There’s a concept lurking whenever I talk to people who write about film, or filmmakers, or film people at festivals. Let’s call it “the conversation.”
The conversation is the cultural conversation: how does storytelling stand out and seep into the larger consciousness in the twenty-first century? I’m writing this as the early figures have come in from Sunday: yes, “Avatar” has been beaten at the box office for the first weekend since it opened by “Dear John,” a movie directed toward a female audience, from a Nicholas Sparks novel. “Dear John” made $32.4 million, $10 million more than the most optimistic estimates. Multiple movies directed toward multiple constituencies or demographics, all making money: that’s how an industry survives and thrives.
But the Monday morning number that’s more striking is the ratings estimate of the Super Bowl, its 106 million viewers set to topple the “Most Watched Television of All Time” title held by the last episode of “M*A*S*H.” There’s the conversation: what gets more than a roomful of people talking for more than five minutes. It’s more than the nominal idea of the “water cooler conversation”: it’s about a notion or an idea taking root and being handed along. With new distribution strategies, it’s a difficult concern for, say, a social-issue documentary like Steve James and Peter Gilbert’s superb contemplation of the death penalty, “At the Death House Door,” which was financed by IFC and made available on cable and on demand. In the mid-1990s, when “Hoop Dreams” was made, a theatrical release window before video was the first of a series of platforms, and along the way, not only the film but its concerns were discussed in the media. But nowadays, there’s the danger that a finely tuned documentary with sports at its center can have a sterling first-shot audience if it debuts on ESPN, but it doesn’t strike a chord in the culture. “On-demand,” on the vast scrolling menus, can mean “no demand.” Each film becomes part of the cultural clutter; it’s a plateau instead of a platform. Subtextual issues of race, class and economy don’t become part of the conversation.
Steering clear of how “the conversation” is steered in contemporary politics, and staying with movies, in the case of “Avatar” the most prevalent conversational topic has been “is it worth the extra money?” and “Oh yes, it’s worth the extra money.” Nothing wrong with a smooth ride. Then other factors, and media memes erupt: is it an anti-American tract? Is that abrupt ending transcendent or nihilist? Is its story a match to “Strange Days,” a movie by Kathryn Bigelow and James Cameron about transplanted consciousness that had its genesis at the same time as “Avatar”? Is this ride a rebirth of the moviegoing experience or the death of literate cinema? Its sleek success as the highest-grossing movie in history becomes a topic in itself: are 3-D and IMAX tariffs going to necessitate putting an asterisk beside its entries like a steroid-injecting baseball player? (Probably not questions to pose directly to Cameron: filmmakers and writers are supposed to be a little off the mark in life, and surfacing after years in the “Avatar” bathysphere, he’s living up to his own bold reputation.)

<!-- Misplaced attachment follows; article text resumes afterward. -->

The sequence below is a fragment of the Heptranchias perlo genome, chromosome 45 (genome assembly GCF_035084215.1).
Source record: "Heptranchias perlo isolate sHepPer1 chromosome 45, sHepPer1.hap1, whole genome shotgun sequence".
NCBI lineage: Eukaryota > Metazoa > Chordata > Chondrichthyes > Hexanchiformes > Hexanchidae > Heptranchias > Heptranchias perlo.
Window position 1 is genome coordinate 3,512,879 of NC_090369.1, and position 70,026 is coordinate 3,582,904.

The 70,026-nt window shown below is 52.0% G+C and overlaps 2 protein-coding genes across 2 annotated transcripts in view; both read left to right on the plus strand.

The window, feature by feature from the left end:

Nothing succeeds like success, it’s said, but nothing gets talked about like success. One of my treasured experiences this decade was seeing the entirety of Jacques Rivette’s twelve-hour-and-fifty-three-minute-long “Out One” over a Memorial Day weekend at Siskel; sold out, buzzing, a conversation onscreen and off, but quickly, you realize that single 16mm print has only been exhibited less than fifty times and that auditorium holds 197 people. 197! That conversation will eddy outward.
After Sunday night’s Super Bowl, not being in the company of full-on sports fans, the conversation afterwards was about the eight spots for upcoming movies and for a single commercial that were satisfying as narrative in the way that good movies are. Notably, it was the first broadcast ad for Google search. By yesterday afternoon, before it was identified as the ad Google would run, more than a million people had watched the sixty-second clip, “Parisian Love,” since its YouTube upload in November. A slosh in the bucket, still, compared to the Super Bowl audience.
There are a lot of striking things about it (including cleverly avoiding the clever ending of clicking on “I’m Feeling Lucky” as the final image of the commercial), but in terms of moviegoing today, and how people talk about movies (such as “The Hangover” or “The Blind Side”), as well the evolution of the distribution of smaller films, of foreign language films, “art-house films,” to use a phrase used as little as possible by distributors today, is the embedding of the phrase “Who is François Truffaut?”
It’s a bright, breathless ad but in the middle of its rush, that was the pause for me: that question has to be asked? But immediately the eyes-wide realization: that rhetorical question breezed past 106 million sets of eyes, not 197. Audiences are fragmented, attention is diverted, but subversive little details drop into the conversation. Plus, it’s the best short I’ve seen so far in 2010, with a late, great filmmaker name-checked in an elegant piece of commercial whimsy. And yes, “Avatar” is anti-human.
Ray Pride is Newcity film critic and a contributing editor of Filmmaker magazine. He is also a photographer: his history of Chicago “Ghost Signs” in words and images is forthcoming. Previews on Twitter (twitter.com/chighostsigns) as well as daily photography on Instagram: instagram.com/raypride. Twitter: twitter.com/RayPride. (Photo: Jorge Colombo.)